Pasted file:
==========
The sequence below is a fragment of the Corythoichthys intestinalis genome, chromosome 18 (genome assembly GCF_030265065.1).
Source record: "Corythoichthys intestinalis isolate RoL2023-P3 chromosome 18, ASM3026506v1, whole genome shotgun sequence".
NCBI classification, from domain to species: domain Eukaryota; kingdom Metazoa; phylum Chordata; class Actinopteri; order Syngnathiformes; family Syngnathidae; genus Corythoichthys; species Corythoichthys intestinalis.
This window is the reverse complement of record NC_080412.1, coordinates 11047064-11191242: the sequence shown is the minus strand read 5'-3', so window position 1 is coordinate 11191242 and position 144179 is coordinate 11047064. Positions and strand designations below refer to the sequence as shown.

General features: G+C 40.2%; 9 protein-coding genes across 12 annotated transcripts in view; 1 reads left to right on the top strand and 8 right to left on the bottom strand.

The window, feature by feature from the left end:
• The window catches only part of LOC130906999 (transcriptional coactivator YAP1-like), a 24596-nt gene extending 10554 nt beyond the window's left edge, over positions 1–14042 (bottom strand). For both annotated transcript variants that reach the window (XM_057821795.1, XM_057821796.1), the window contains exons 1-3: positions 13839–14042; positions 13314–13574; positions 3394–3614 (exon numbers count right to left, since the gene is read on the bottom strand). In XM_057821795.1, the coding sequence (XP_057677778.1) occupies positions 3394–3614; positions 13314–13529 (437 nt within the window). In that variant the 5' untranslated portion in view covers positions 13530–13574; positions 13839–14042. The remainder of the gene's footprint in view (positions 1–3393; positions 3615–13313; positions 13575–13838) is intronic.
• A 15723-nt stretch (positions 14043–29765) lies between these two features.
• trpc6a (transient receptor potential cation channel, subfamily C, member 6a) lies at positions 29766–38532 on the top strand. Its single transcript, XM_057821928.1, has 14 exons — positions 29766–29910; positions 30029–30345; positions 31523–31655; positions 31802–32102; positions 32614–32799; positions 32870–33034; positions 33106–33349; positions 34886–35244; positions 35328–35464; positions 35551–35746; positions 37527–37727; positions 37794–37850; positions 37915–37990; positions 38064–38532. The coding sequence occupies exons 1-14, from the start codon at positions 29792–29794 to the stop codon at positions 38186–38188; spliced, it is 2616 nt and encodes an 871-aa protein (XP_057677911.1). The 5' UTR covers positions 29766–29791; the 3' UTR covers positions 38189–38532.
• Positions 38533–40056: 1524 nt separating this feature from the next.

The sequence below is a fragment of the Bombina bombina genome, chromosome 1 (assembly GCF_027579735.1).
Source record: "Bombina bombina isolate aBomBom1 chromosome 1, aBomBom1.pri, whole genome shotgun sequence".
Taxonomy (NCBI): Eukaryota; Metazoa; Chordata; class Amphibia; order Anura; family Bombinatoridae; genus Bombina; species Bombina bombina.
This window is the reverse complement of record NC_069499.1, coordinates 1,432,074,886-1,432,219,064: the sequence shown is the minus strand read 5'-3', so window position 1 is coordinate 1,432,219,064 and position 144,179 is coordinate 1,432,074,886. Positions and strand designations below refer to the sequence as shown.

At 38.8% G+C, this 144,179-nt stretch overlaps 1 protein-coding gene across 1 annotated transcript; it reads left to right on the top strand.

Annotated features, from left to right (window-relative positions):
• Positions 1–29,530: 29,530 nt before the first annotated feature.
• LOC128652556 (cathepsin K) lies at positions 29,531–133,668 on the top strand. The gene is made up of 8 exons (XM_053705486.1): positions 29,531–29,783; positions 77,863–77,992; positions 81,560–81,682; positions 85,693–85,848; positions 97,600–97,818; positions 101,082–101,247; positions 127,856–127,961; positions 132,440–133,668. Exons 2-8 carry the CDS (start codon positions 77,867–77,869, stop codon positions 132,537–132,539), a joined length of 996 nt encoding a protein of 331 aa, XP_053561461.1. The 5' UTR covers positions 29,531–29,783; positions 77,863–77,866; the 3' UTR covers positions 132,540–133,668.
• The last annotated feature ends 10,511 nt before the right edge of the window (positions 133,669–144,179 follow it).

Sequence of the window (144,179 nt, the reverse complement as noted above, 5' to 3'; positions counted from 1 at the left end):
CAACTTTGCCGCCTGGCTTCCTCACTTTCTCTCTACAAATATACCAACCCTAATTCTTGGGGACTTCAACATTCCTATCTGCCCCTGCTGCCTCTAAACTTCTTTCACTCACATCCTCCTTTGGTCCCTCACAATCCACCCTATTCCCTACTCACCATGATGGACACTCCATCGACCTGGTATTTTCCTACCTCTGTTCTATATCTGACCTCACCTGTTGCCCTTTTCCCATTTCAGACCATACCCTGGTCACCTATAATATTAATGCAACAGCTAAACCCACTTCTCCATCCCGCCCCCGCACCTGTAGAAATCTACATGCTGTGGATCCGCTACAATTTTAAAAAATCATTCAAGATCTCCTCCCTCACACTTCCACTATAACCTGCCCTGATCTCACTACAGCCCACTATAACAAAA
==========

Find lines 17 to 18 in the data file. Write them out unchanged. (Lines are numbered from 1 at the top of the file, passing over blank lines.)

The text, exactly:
• Positions 1–29,530: 29,530 nt before the first annotated feature.
• LOC128652556 (cathepsin K) lies at positions 29,531–133,668 on the top strand. The gene is made up of 8 exons (XM_053705486.1): positions 29,531–29,783; positions 77,863–77,992; positions 81,560–81,682; positions 85,693–85,848; positions 97,600–97,818; positions 101,082–101,247; positions 127,856–127,961; positions 132,440–133,668. Exons 2-8 carry the CDS (start codon positions 77,867–77,869, stop codon positions 132,537–132,539), a joined length of 996 nt encoding a protein of 331 aa, XP_053561461.1. The 5' UTR covers positions 29,531–29,783; positions 77,863–77,866; the 3' UTR covers positions 132,540–133,668.